If you like historical strategy games and you haven’t played Europa Universalis IV, you’re missing out.
The scope of PC-based grand strategy games is huge – from their roots in the mid-1990s, the games have developed to become all-encompassing behemoths that allow players to control every aspect of a nations development and fortunes.
The current foremost developer in the genre is undoubtedly Paradox Interactive, and Europa Universalis IV (EU4) is their latest and greatest title. Since being released in August 2013 the game has received widespread praise from critics and gamers alike, which is reflected in its Metacritic score of 87, Gamespot score of 90, and IGN score of 89.
It is the fifth edition in the Europa Universalis series and is designed around a modified version of Crusader Kings II’s graphics engine, making it the most attractive game that Paradox has developed to date. There is an impressive level of detail across the whole map, with the world’s giant mountain ranges, sprawling rainforests, and vast plateaus all faithfully recreated – it looks great regardless of whether you are zoomed all the way in to the minute detail, or zoomed out to a regional or global view.
EU4 focuses on the time period between 1444 and 1821 – chosen as the years of Ottoman Turks’ victory in the Battle of Varna and the year of Napoleon’s death respectively. The four centuries in-between cover the era of European expansion into the New World, giving gamers the choice of hundreds of playable nations, from mighty colonial powers to small African tribes, and from roaming Asian hordes to New World civilizations.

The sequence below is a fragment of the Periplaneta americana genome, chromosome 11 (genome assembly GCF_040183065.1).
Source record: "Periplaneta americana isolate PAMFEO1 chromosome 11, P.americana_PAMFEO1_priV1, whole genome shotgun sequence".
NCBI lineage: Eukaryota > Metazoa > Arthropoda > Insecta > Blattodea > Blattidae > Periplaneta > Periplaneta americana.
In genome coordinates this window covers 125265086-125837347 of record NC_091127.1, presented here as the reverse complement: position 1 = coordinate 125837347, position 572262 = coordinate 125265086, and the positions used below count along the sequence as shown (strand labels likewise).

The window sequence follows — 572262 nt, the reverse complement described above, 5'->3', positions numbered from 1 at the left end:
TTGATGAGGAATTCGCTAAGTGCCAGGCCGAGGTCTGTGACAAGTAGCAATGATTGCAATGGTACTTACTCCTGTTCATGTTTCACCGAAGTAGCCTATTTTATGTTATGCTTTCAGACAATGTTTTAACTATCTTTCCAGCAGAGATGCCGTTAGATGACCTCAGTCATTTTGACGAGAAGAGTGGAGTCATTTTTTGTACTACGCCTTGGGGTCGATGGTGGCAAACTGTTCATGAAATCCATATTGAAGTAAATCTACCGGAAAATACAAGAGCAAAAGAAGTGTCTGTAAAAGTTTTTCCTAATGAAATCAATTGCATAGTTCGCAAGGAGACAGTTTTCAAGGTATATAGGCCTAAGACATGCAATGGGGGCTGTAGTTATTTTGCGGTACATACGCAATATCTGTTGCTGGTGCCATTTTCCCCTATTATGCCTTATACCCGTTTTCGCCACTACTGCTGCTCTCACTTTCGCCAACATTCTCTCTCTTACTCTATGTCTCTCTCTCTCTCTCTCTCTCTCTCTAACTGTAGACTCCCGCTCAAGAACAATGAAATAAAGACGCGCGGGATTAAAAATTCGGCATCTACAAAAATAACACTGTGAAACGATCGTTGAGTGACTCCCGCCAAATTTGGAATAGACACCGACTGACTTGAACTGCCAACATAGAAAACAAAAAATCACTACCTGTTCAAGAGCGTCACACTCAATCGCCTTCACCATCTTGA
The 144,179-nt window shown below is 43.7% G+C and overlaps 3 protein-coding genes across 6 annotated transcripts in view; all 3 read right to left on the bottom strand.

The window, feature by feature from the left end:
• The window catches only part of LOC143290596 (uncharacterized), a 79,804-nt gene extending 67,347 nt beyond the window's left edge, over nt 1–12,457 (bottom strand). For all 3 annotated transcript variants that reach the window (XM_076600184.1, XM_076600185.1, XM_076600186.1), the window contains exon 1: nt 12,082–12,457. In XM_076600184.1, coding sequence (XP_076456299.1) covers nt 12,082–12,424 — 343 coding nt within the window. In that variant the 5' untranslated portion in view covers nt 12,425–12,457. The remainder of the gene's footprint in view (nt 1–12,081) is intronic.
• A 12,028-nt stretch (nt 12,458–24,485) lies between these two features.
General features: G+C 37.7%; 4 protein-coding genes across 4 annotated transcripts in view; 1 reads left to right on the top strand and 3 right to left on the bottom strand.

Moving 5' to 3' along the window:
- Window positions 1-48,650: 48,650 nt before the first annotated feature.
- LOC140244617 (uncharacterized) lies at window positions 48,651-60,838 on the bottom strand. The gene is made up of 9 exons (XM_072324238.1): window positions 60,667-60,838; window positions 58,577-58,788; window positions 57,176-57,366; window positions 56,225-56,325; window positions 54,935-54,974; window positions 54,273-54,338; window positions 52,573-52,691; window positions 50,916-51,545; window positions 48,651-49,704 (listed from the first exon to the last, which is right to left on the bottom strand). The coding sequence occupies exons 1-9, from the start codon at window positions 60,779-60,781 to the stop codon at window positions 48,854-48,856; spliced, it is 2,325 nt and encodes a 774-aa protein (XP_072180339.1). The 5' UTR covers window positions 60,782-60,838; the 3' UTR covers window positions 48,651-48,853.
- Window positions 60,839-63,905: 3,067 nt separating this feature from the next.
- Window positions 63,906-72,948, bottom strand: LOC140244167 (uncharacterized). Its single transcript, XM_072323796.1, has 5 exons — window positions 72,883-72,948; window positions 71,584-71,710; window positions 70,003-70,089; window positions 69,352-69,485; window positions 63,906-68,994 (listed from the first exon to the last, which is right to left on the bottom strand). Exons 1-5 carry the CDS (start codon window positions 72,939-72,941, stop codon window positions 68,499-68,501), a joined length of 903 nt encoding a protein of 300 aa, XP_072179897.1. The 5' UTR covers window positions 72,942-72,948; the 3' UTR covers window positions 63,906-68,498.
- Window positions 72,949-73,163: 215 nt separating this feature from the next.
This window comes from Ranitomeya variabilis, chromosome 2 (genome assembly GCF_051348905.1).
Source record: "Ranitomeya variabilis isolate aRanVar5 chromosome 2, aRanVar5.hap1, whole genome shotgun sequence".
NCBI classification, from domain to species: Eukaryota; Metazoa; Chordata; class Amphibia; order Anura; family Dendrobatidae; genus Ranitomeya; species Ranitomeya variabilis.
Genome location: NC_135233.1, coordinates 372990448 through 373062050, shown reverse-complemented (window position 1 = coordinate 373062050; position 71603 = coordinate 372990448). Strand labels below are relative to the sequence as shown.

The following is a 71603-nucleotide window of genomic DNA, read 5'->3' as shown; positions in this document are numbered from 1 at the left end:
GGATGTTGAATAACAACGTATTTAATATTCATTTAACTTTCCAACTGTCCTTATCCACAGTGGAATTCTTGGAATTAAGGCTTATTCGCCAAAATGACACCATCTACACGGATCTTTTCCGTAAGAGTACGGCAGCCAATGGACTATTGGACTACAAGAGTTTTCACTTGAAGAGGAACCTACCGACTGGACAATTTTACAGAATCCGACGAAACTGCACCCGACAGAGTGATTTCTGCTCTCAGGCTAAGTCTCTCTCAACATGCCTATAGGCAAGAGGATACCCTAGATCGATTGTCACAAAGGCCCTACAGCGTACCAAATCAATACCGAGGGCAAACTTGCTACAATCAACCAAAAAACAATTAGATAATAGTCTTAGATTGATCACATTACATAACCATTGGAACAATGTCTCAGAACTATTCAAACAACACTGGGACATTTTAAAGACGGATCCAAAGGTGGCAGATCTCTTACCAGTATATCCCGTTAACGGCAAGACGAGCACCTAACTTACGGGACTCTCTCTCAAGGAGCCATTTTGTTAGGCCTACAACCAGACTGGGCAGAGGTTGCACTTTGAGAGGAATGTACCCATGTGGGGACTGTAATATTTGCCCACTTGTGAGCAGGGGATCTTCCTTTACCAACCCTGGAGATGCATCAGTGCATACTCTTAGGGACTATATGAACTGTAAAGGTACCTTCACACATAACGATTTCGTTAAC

Players are free to choose their own path through the game. With skilled use of military alliances, trade partnerships, royal weddings, and technological advancements, the game allows any number of historical scenarios to unfurl. Whether you want to faithfully recreate the British and Spanish global conquests using naval power, make the Mayans rule South America through religious unity, or turn the Indonesians into a world power through careful diplomacy, it is all possible.
Trade forms a key part of the game, as it should in any quality grand strategy title. In EU4 it is based around the concept of ‘trade nodes’ which nations compete for control over. Players use merchants to either collect the trade for a given node, or forward to a node over which they have more control.
Alliances form another key part of gameplay. Whilst the powers of Western Europe have the strength and wealth to steamroller everything in their path, other nations and territories are required to take a more nuanced approach. You need to choose your friends carefully, an alliance with a powerful nation can help protect you from threats, but also leave you open to attack from your ally’s sworn enemies. You have been warned!
Expansion of your territory happens in many ways. Alongside the obvious military conquest, players can take new lands and vassalizing weaker nations, inheriting lands through royal marriage, or colonising new provinces that are as yet unclaimed by any nation. Balancing the different methods is a challenge – too many forced annexations through military power will cause your neighbours to become unhappy at your perceived aggressive expansion, and potentially form a coalition against you. On the other hand, never taking your forces into battle will result in your army and navy losing its tradition and being less effective when they are needed for defensive purposes.